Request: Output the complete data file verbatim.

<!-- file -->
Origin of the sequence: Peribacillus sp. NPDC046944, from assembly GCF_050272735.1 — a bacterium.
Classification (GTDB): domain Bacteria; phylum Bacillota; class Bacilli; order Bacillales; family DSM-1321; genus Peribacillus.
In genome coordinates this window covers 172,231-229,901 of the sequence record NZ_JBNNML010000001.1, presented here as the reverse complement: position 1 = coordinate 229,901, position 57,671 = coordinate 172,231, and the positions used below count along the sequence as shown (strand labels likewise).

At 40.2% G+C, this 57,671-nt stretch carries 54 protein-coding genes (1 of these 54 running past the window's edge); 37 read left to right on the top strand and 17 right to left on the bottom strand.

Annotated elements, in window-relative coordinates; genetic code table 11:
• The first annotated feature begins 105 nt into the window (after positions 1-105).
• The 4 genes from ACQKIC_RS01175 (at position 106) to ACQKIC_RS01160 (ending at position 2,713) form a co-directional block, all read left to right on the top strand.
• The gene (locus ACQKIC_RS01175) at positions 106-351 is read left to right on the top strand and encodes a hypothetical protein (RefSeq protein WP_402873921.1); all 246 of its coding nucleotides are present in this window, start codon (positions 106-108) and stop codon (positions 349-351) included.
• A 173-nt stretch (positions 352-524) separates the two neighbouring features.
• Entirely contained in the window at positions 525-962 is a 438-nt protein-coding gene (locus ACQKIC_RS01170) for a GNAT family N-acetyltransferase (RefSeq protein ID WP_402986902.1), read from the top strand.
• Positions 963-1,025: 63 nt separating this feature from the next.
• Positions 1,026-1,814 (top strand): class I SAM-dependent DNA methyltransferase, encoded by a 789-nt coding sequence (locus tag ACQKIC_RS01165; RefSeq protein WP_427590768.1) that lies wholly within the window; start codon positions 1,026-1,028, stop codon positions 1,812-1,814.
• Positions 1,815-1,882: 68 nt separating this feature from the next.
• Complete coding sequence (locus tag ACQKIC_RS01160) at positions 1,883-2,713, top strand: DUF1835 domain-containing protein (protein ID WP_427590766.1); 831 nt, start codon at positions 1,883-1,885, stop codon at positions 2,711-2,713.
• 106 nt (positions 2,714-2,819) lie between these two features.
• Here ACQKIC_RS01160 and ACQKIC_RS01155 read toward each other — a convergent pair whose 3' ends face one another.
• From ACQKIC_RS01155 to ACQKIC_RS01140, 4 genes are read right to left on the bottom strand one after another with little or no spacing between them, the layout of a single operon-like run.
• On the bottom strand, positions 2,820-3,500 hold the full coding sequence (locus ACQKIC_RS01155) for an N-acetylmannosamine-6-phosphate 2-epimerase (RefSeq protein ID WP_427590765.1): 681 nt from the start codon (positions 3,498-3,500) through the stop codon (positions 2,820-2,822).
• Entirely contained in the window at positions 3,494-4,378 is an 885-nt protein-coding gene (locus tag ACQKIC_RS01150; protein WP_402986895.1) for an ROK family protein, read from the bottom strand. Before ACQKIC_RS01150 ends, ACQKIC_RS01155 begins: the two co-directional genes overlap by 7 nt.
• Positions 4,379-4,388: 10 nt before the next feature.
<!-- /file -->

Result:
Origin of the sequence: Peribacillus sp. NPDC046944, from assembly GCF_050272735.1 — a bacterium.
Classification (GTDB): domain Bacteria; phylum Bacillota; class Bacilli; order Bacillales; family DSM-1321; genus Peribacillus.
In genome coordinates this window covers 172,231-229,901 of the sequence record NZ_JBNNML010000001.1, presented here as the reverse complement: position 1 = coordinate 229,901, position 57,671 = coordinate 172,231, and the positions used below count along the sequence as shown (strand labels likewise).

At 40.2% G+C, this 57,671-nt stretch carries 54 protein-coding genes (1 of these 54 running past the window's edge); 37 read left to right on the top strand and 17 right to left on the bottom strand.

Annotated elements, in window-relative coordinates; genetic code table 11:
• The first annotated feature begins 105 nt into the window (after positions 1-105).
• The 4 genes from ACQKIC_RS01175 (at position 106) to ACQKIC_RS01160 (ending at position 2,713) form a co-directional block, all read left to right on the top strand.
• The gene (locus ACQKIC_RS01175) at positions 106-351 is read left to right on the top strand and encodes a hypothetical protein (RefSeq protein WP_402873921.1); all 246 of its coding nucleotides are present in this window, start codon (positions 106-108) and stop codon (positions 349-351) included.
• A 173-nt stretch (positions 352-524) separates the two neighbouring features.
• Entirely contained in the window at positions 525-962 is a 438-nt protein-coding gene (locus ACQKIC_RS01170) for a GNAT family N-acetyltransferase (RefSeq protein ID WP_402986902.1), read from the top strand.
• Positions 963-1,025: 63 nt separating this feature from the next.
• Positions 1,026-1,814 (top strand): class I SAM-dependent DNA methyltransferase, encoded by a 789-nt coding sequence (locus tag ACQKIC_RS01165; RefSeq protein WP_427590768.1) that lies wholly within the window; start codon positions 1,026-1,028, stop codon positions 1,812-1,814.
• Positions 1,815-1,882: 68 nt separating this feature from the next.
• Complete coding sequence (locus tag ACQKIC_RS01160) at positions 1,883-2,713, top strand: DUF1835 domain-containing protein (protein ID WP_427590766.1); 831 nt, start codon at positions 1,883-1,885, stop codon at positions 2,711-2,713.
• 106 nt (positions 2,714-2,819) lie between these two features.
• Here ACQKIC_RS01160 and ACQKIC_RS01155 read toward each other — a convergent pair whose 3' ends face one another.
• From ACQKIC_RS01155 to ACQKIC_RS01140, 4 genes are read right to left on the bottom strand one after another with little or no spacing between them, the layout of a single operon-like run.
• On the bottom strand, positions 2,820-3,500 hold the full coding sequence (locus ACQKIC_RS01155) for an N-acetylmannosamine-6-phosphate 2-epimerase (RefSeq protein ID WP_427590765.1): 681 nt from the start codon (positions 3,498-3,500) through the stop codon (positions 2,820-2,822).
• Entirely contained in the window at positions 3,494-4,378 is an 885-nt protein-coding gene (locus tag ACQKIC_RS01150; protein WP_402986895.1) for an ROK family protein, read from the bottom strand. Before ACQKIC_RS01150 ends, ACQKIC_RS01155 begins: the two co-directional genes overlap by 7 nt.
• Positions 4,379-4,388: 10 nt before the next feature.